F1’s Influence on Future Cars: Lessons for Efficiency and Capability
Mercedes-Benz is currently exploring the possibility of incorporating ground effect aerodynamics into their future line of road vehicles. This technique would greatly enhance the performance of their cars, and they plan to fully utilize its advantages by implementing adaptable and retractable side panels.
Ground effect is the technique of generating downward force by manipulating air flow beneath a car through the use of an inclined surface, such as a wing. Essentially, it involves creating a void of air under the car. This happens when the air passing over the car moves at a faster rate than the air passing beneath it, resulting in a region of low pressure that pulls the car down towards the ground. This amplifies the amount of downforce and can also decrease drag, making it a crucial element for both high-performance electric vehicles, where Mercedes holds multiple records, and lightning-fast supercars.
Based on a patent uncovered by CarBuzz at the United States Patent and Trademark Office, it seems that Mercedes may be implementing these principles into their line of road vehicles in the near future.
Starting in the year 2022, the aerodynamic layout of Formula 1 vehicles has been heavily influenced by ground effect. This concept’s potential benefits and downsides within F1 were first recognized in the late 1970s when Lotus, led by Colin Chapman, began implementing flexible side skirts on their cars to fully leverage this aeronautical phenomenon. Additionally, Gordon Murray’s Brabham BT44 fan car was also specifically designed to exploit ground effect. However, the Wright Brothers were the pioneers in understanding this principle, which has enabled powered human flight without dependence on gravity. Therefore, its use in the world of racing is not a novel idea.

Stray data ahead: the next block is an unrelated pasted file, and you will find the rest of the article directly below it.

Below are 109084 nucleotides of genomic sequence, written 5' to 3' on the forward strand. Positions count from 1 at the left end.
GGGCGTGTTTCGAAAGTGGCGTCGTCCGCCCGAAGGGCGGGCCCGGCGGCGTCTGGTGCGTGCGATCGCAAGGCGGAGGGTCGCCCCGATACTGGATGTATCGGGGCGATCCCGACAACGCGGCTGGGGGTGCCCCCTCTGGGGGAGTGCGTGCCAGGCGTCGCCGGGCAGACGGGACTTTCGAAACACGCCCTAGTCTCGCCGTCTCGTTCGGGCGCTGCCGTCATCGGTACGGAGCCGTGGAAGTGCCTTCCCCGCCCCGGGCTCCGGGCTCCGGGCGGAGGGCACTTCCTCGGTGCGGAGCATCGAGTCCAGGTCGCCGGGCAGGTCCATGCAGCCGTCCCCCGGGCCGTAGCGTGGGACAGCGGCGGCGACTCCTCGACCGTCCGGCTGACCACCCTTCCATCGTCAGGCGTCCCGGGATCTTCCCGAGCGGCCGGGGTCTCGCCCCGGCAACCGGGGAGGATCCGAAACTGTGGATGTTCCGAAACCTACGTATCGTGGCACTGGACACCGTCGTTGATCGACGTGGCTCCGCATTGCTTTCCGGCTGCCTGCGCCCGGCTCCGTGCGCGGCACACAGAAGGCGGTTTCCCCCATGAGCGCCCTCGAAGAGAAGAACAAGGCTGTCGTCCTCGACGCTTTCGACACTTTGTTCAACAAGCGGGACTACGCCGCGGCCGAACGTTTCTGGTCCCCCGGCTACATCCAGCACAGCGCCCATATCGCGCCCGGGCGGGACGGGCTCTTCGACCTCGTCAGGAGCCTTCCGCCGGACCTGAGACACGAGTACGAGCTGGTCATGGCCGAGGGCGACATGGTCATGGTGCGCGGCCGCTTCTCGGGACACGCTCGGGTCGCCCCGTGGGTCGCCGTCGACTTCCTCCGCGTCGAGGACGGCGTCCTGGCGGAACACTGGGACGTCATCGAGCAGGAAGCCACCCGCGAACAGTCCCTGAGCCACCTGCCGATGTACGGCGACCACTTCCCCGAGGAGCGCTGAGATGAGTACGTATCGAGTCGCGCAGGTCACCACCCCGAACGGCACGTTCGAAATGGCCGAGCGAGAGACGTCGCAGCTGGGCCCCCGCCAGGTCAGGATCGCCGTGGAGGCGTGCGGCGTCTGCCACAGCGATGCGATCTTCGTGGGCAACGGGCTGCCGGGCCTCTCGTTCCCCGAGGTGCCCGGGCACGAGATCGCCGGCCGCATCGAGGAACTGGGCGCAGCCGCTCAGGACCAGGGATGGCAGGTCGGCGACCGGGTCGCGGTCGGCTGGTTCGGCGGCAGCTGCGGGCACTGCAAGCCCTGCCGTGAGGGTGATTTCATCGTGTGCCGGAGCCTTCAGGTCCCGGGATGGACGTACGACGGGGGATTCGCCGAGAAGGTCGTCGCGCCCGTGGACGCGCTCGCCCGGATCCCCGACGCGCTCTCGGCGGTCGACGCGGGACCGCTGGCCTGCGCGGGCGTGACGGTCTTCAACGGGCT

Recently, an increasing number of manufacturers have been evaluating the incorporation of this technology into their production vehicles. In June of 2023, it came to our attention that Hyundai was in the process of developing a comparable concept. The previous year had also revealed that Honda had acquired a patent for the use of deployable side skirts, with the same intention in mind.
The patents submitted by Hyundai, Honda, and most recently Mercedes all share a common goal of enhancing downforce through the use of deployable side skirts. Additionally, they strive to achieve this feat without compromising the overall aesthetic appeal.
The distinction among these three lies solely in the precise approach of deploying the side skirts, the type of material utilized for the flexible element (to uphold a seal between the side skirt and the ground), and how the skirts are operated. In reference to this recent Mercedes patent, a stretchable material would be pressurized downwards with the help of a shape-maintaining component. Additionally, this component can regulate the outward extension of the skirt to avoid disrupting the airflow from the rear wheels.
If you believe that this air circulation is fairly insignificant, simply observe the substantial alterations Porsche made to the fenders and doors of the 911 in order to produce the GT3 RS with extraordinary downforce.
Is this patented Mercedes design heading towards actual production? Perhaps it may be featured on an upcoming Black Series edition of the latest AMG GT, or it could simply remain buried in the annals of the automaker’s history. The decision will ultimately come down to weighing the expenses against its effectiveness. However, with numerous car companies delving into this concept, it is likely to materialize into more than just a mere thought in the near future.